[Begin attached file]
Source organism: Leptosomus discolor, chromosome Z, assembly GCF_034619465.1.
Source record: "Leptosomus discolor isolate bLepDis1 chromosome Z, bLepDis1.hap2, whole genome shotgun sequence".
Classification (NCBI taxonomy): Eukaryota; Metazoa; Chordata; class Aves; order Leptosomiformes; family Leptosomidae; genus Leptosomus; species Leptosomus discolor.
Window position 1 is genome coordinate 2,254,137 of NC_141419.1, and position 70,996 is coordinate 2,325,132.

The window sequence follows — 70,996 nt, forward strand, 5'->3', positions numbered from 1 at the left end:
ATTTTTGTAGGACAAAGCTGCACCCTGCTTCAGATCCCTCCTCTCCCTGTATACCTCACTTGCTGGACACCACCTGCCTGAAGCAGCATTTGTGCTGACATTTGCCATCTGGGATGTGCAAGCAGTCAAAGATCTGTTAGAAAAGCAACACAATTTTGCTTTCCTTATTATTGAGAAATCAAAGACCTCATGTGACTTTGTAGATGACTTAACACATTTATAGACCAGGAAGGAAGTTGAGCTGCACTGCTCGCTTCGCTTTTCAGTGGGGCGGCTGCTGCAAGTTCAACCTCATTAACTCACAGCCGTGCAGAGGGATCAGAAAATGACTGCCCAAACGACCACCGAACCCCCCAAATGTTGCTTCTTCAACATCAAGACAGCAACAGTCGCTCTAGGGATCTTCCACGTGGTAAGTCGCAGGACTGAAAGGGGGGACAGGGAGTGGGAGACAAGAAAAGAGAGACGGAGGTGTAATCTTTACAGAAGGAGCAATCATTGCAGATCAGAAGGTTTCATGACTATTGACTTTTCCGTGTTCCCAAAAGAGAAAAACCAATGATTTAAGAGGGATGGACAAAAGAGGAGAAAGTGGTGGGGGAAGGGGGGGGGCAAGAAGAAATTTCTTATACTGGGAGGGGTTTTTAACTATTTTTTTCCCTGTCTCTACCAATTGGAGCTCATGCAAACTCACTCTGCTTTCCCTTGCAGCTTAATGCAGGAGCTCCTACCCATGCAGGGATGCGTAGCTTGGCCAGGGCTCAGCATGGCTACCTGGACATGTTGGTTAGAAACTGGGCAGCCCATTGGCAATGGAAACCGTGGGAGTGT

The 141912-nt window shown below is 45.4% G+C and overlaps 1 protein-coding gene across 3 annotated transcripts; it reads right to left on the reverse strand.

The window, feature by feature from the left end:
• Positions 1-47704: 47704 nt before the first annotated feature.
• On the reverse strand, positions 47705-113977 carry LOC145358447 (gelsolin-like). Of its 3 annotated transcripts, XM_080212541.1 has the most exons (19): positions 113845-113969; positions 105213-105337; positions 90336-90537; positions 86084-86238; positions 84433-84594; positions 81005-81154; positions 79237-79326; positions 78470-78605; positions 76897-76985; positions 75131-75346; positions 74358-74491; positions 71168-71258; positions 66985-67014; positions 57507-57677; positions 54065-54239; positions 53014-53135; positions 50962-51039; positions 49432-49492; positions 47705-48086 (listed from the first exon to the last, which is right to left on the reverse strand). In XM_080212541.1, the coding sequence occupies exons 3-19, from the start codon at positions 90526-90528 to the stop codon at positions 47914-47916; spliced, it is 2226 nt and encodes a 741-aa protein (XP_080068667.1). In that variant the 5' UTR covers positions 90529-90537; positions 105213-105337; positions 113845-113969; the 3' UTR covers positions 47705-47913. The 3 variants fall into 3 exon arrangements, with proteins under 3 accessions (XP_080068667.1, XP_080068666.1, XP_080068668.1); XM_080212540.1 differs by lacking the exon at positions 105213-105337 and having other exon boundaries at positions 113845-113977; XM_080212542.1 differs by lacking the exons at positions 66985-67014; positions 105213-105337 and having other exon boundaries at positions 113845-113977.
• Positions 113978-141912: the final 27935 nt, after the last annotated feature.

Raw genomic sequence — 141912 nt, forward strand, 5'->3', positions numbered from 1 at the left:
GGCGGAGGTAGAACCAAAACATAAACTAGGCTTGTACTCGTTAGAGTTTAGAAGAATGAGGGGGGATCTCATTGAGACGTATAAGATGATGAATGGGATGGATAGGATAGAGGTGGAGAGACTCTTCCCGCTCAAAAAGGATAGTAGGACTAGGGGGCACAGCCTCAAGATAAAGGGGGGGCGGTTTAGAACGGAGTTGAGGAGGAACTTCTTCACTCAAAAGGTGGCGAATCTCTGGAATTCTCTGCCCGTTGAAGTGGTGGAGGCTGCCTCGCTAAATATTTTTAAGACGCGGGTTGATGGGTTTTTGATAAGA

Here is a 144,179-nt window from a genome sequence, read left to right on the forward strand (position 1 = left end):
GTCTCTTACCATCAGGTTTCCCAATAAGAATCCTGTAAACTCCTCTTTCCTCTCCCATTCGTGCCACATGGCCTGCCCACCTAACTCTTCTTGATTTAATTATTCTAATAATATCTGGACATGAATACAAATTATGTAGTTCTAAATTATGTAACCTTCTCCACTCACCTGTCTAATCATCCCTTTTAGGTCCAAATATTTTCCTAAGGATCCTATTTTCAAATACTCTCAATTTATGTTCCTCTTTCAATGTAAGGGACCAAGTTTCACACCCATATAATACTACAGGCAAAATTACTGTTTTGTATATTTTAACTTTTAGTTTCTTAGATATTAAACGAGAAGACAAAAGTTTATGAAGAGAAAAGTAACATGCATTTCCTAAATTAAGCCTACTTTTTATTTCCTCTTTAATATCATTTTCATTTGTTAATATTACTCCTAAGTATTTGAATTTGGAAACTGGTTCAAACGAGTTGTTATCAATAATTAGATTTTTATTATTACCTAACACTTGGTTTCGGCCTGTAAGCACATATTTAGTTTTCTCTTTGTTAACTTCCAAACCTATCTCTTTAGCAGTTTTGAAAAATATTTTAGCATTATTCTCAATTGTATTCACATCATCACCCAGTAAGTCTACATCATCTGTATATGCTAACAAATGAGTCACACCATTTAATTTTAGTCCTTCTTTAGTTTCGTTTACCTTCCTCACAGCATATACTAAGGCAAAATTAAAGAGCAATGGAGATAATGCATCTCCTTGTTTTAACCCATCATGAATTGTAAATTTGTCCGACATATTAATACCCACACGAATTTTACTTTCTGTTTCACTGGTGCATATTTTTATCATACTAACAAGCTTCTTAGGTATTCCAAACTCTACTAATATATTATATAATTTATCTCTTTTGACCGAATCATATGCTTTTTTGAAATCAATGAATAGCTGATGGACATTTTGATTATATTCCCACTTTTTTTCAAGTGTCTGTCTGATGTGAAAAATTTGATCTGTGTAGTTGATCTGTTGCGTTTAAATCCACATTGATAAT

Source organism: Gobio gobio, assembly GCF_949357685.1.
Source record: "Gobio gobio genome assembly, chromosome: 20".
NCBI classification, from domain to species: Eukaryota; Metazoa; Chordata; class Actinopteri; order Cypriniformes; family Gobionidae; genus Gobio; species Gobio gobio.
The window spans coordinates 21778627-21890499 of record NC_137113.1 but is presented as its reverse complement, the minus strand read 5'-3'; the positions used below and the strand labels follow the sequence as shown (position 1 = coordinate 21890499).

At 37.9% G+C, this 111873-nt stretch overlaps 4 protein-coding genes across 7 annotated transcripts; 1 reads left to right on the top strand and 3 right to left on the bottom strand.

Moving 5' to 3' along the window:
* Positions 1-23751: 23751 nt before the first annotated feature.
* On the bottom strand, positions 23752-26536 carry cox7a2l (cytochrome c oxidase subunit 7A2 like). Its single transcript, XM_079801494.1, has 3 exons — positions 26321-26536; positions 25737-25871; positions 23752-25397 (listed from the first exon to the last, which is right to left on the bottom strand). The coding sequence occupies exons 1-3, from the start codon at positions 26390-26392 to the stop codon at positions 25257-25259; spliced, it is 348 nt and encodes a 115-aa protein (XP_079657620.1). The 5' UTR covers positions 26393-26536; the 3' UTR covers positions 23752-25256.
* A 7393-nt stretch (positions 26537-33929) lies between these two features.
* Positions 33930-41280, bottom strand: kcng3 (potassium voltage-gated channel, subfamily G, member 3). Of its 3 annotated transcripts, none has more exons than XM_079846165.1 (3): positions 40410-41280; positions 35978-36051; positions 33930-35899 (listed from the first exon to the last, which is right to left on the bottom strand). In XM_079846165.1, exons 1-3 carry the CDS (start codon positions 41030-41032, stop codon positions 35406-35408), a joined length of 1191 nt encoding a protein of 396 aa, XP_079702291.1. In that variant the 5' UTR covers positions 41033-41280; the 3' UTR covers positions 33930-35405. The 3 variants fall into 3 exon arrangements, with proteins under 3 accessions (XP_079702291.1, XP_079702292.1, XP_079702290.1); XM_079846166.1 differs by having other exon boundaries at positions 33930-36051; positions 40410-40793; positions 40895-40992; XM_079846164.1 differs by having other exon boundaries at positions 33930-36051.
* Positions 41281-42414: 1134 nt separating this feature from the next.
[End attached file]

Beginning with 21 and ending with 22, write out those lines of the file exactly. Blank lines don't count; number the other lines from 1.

Moving 5' to 3' along the window:
* Positions 1-23751: 23751 nt before the first annotated feature.